The ‘finance franchise’ and fintech (Part 2)


In the first part of this two-parter we explained how the “financial franchise” theory of finance works, as thought up by Cornell lawyers, Robert Hockett and Saule Omarova in a new academic paper in the Cornell Law Review. (It should be noted, the theory isn’t necessarily unique as much as combinatory since it channels both Chartalist thinking and shadow banking collateralist thinking.)

What’s really interesting, however, is how it applies to the budding fintech sector, which aims to increase its independence from the official sector by recreating models based on loanable funds (credit intermediation) assumptions. These models, most famously, include peer-to-peer systems and cryptocurrency.

The authors imply these institutions will learn the hard way that once a credit generation model backed by a public-private franchise is in play in the economy, it’s almost impossible to go back. The reason being: all exclusive loanable funds systems carry a major competitive disadvantage on cost of funding vs established public-private franchise systems, and are hence likely to be outcompeted.

From the authors:

In its aspirations to render both the banks and the central banks redundant, this new-century fintech sector portrays itself as a revolutionary alternative to the existing financial system. Ironically, however, despite its disintermediation rhetoric, what this currently unfolding “fintech revolution” seeks to create in practice is a pure form of the orthodox “one-to-one” intermediation model of finance, as described in section I.A.1 above, in which traditional intermediaries such as banks or securities broker-dealers are replaced by electronic peer-to-peer transaction platforms.

Fintech enthusiasts view modern technology as the magic key enabling the flow of pre-accumulated capital among freely-contracting private parties, on a scale sufficiently large to obviate the need for publicly sanctioned and supported credit-generation. In that sense, fintech revolutionaries are essentially envisioning a sort of financial “return to Eden”—or, at least, to the putatively peer-to-peer origins of finance.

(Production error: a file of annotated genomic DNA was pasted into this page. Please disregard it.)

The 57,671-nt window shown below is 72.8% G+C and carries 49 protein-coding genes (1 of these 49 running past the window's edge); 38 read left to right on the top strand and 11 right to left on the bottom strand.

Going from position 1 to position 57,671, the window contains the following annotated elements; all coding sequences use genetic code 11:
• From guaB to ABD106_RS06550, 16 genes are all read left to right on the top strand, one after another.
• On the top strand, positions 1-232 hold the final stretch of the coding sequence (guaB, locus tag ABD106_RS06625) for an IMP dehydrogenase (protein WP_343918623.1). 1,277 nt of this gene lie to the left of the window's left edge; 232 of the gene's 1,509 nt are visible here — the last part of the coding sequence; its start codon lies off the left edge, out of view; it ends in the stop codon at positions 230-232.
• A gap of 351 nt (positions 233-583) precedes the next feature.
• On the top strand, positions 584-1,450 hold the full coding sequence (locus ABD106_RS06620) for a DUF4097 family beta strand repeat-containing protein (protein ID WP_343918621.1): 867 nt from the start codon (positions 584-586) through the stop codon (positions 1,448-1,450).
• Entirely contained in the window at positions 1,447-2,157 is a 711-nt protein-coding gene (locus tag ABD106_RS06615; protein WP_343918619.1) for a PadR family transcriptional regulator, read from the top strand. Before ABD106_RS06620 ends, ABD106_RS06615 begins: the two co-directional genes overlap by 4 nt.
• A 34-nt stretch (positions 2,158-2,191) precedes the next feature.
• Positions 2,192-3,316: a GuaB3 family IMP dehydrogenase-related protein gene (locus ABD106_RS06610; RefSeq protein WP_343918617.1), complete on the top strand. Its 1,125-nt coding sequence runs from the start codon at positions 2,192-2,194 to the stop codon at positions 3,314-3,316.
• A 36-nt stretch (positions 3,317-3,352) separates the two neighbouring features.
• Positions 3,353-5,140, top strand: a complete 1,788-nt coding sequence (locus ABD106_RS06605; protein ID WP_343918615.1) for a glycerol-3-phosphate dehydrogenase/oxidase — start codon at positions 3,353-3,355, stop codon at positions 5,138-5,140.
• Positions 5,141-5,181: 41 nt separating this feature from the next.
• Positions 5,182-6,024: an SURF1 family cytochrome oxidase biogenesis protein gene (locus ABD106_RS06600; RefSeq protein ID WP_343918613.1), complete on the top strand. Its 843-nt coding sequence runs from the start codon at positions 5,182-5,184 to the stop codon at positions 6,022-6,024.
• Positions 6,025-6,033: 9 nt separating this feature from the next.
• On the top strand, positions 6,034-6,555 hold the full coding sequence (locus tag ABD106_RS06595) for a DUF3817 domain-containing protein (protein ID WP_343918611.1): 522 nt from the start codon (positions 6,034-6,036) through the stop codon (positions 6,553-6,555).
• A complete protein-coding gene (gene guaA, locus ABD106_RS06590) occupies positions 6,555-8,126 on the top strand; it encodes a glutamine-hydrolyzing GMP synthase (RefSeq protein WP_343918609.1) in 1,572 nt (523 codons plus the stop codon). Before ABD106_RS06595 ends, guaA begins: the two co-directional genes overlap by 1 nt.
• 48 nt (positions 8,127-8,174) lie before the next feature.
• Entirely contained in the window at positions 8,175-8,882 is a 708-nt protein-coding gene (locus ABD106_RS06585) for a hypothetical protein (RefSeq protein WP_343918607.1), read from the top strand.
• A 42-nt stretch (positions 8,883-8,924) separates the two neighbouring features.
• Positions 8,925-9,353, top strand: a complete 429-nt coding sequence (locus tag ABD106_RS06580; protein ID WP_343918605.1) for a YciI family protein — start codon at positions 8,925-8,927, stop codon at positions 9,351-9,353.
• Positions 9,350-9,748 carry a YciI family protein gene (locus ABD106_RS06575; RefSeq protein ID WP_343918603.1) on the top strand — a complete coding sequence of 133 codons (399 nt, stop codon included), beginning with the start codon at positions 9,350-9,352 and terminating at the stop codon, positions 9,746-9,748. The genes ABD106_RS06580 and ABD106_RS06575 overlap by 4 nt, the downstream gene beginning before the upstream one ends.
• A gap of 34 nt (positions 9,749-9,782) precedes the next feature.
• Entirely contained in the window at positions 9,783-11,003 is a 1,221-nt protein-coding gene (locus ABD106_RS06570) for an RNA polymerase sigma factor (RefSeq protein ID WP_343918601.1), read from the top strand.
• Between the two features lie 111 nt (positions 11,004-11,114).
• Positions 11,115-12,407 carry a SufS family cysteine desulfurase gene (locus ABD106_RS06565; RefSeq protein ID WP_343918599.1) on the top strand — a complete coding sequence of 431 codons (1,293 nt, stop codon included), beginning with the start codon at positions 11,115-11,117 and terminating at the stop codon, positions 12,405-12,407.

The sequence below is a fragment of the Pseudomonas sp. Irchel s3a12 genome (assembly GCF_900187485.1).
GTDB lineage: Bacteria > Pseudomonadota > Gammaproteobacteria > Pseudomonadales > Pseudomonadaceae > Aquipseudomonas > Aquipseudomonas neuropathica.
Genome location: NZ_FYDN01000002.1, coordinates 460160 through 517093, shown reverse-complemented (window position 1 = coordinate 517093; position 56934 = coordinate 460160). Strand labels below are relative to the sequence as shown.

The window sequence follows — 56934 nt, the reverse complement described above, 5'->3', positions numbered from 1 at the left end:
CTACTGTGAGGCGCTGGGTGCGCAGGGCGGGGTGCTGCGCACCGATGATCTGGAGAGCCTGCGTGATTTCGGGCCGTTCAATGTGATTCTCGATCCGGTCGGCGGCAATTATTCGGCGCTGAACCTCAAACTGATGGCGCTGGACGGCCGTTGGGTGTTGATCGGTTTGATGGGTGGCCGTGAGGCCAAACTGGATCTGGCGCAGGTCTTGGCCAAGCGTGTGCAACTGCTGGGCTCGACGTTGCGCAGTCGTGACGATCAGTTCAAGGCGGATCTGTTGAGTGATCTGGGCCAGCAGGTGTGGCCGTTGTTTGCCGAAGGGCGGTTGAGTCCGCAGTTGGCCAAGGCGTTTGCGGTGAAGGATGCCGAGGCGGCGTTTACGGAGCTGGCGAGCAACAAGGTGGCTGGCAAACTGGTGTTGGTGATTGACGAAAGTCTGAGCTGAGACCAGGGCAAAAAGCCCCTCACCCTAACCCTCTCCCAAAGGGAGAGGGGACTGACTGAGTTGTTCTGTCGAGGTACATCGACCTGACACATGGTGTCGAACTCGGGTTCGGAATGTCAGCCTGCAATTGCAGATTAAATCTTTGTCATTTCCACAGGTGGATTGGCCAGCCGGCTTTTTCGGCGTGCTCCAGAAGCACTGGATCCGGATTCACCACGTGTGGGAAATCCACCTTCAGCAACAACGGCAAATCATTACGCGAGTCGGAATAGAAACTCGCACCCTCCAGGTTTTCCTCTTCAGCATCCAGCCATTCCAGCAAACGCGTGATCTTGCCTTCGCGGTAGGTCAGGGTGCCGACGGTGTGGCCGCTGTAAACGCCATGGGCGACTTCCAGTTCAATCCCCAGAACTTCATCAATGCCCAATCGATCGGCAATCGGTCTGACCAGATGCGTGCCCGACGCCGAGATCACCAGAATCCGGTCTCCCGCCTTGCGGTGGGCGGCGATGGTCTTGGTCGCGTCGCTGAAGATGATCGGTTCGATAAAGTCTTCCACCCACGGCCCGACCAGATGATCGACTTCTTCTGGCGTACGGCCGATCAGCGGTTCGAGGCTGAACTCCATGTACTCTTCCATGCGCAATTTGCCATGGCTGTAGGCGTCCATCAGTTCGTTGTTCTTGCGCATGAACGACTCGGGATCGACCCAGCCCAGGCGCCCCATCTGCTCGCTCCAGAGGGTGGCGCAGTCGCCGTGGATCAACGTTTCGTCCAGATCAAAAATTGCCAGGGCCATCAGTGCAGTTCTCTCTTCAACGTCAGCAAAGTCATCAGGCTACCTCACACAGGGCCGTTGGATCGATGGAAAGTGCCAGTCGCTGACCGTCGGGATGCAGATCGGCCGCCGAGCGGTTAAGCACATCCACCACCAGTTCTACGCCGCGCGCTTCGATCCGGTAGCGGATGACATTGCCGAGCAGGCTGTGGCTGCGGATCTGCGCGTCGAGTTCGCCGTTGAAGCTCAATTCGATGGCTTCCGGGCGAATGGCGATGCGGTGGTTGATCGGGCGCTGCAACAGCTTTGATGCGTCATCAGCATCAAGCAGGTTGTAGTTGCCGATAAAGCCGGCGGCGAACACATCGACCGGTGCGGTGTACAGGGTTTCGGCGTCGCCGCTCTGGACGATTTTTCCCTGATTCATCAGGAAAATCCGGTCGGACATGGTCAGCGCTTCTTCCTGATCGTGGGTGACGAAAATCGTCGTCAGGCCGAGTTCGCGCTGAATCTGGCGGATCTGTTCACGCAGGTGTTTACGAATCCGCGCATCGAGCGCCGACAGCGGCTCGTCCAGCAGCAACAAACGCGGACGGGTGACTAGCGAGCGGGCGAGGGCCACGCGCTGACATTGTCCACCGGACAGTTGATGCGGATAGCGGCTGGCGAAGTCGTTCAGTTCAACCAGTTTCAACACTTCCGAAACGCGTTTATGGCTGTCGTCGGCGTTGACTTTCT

While the authors note it’s probably too early to decisively write off fintech, the way things are proceeding seems to support their theory. In short, they believe that if these systems are to expand beyond their peripheral place, they will have to reintegrate into the core finance franchise system eventually:

Without sustained direct access to the ultimate public resource flowing through that system—the public’s full faith and credit—alternative finance is not likely to outgrow its present fringe status. In fact, as this Part shows, marketplace lending is already effectively re-integrated into the core financial system, if only as a new variant of shadow banking. Cryptocurrencies may be moving in the same direction.

For more on how peer-to-peer is already turning into a conventional banking model see Kadhim’s work on the likes of Rate Setter and Zopa.

On cryptocurrencies, specifically, the authors note:

…the value of cryptocurrencies is tied fundamentally to their convertibility into conventional currencies, such as U.S. dollars backed by the full faith and credit of the United States. Cryptocurrencies are therefore likely to remain on the fringes of the financial system. Not surprisingly, startup cryptocurrency firms have reportedly been looking for partnerships with banks that have the resources and scale to reach mainstream audiences.

The second implication is that bitcoin’s high volatility as a store of value makes it an attractive underlying commodity for derivatives trading. In September 2014, TeraExchange established the first regulator-approved U.S. bitcoin derivatives trading platform. It may be only a matter of time before large U.S. FHCs enter this market and turn virtual currencies into the raw material for derivatives trading. The emergence of a deep market for hedging—and speculating on—bitcoin risk would, in turn, enable growth in the bitcoin acceptance rate in commercial transactions. Thus, as in the case of marketplace lending, the most likely mechanism for the success of cryptocurrency, ironically, involves its integration into the existing financial architecture—again, through the familiar channels of shadow banking, described above.

For more on that last part see Dan McCrum’s latest on Goldman Sach’s recent foray into investment advice on bitcoin “as an asset class” in which they predict the price will surge in a frenzy of speculation, before going on to halve — while simultaneously disclosing that the Goldman Sachs trading desk “may have a position in the products mentioned that is inconsistent with the views expressed in this material”.

Related links:
Goldman’s sketchy case to buy (and then sell) bitcoin – FT Alphaville
The finance franchise – Cornell Law Review

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